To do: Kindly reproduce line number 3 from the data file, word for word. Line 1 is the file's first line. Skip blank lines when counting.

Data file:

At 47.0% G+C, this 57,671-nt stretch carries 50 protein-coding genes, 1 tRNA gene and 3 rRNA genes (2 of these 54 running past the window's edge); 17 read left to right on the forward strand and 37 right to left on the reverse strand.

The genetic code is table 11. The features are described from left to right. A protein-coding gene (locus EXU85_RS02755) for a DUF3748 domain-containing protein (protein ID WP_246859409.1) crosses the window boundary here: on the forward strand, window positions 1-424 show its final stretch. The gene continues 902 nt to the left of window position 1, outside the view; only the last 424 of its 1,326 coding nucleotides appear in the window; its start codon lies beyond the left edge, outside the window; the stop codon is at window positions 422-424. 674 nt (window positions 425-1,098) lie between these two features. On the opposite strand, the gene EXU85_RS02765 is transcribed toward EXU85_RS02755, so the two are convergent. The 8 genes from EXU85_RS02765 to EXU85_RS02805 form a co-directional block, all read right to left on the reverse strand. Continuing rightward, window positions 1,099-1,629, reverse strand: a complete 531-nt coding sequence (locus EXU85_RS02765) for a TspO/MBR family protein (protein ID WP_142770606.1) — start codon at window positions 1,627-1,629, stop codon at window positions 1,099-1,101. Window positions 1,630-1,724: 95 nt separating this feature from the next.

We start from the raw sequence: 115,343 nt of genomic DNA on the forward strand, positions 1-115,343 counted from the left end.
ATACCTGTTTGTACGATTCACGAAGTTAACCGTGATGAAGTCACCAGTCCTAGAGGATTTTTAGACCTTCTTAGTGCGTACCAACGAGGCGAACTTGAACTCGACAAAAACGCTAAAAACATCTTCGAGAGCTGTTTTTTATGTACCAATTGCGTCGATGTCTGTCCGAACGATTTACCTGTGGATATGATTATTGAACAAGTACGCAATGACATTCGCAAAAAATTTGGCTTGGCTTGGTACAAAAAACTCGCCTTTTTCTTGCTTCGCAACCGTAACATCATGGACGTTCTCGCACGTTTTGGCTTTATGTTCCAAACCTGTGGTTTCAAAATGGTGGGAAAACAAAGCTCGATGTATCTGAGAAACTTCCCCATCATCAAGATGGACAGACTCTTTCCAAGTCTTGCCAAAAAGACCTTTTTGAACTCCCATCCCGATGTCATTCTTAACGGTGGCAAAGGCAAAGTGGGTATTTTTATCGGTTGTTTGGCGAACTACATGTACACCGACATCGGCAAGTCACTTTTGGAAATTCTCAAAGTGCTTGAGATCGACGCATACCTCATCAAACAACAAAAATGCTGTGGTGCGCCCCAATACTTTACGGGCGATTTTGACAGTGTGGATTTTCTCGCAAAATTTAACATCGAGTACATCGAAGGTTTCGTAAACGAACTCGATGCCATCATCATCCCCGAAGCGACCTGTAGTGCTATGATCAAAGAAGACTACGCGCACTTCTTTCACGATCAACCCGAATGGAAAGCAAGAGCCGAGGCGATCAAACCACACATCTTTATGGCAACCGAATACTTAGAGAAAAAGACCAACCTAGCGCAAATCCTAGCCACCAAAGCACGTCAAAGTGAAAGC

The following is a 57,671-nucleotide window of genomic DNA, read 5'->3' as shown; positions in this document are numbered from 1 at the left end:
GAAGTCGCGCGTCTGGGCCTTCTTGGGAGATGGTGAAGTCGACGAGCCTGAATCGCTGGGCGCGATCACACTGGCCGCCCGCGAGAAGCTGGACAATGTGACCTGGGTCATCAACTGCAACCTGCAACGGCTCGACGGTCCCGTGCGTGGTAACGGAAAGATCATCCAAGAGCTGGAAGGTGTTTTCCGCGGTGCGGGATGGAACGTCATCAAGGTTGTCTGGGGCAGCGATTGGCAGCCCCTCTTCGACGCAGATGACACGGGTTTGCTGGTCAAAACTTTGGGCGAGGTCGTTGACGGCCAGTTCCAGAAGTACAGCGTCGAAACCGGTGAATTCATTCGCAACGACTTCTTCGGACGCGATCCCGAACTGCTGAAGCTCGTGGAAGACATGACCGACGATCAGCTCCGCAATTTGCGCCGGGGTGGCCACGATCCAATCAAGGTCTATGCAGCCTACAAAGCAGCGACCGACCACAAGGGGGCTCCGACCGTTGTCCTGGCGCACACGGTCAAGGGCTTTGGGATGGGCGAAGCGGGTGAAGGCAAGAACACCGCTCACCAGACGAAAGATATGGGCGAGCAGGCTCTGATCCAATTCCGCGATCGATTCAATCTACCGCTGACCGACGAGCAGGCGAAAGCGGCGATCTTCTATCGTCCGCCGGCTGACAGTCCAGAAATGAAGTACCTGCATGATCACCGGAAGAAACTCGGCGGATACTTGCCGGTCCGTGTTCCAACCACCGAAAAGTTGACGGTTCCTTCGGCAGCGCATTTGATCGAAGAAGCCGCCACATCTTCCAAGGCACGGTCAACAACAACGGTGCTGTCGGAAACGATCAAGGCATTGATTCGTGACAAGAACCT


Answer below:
We start from the raw sequence: 115,343 nt of genomic DNA on the forward strand, positions 1-115,343 counted from the left end.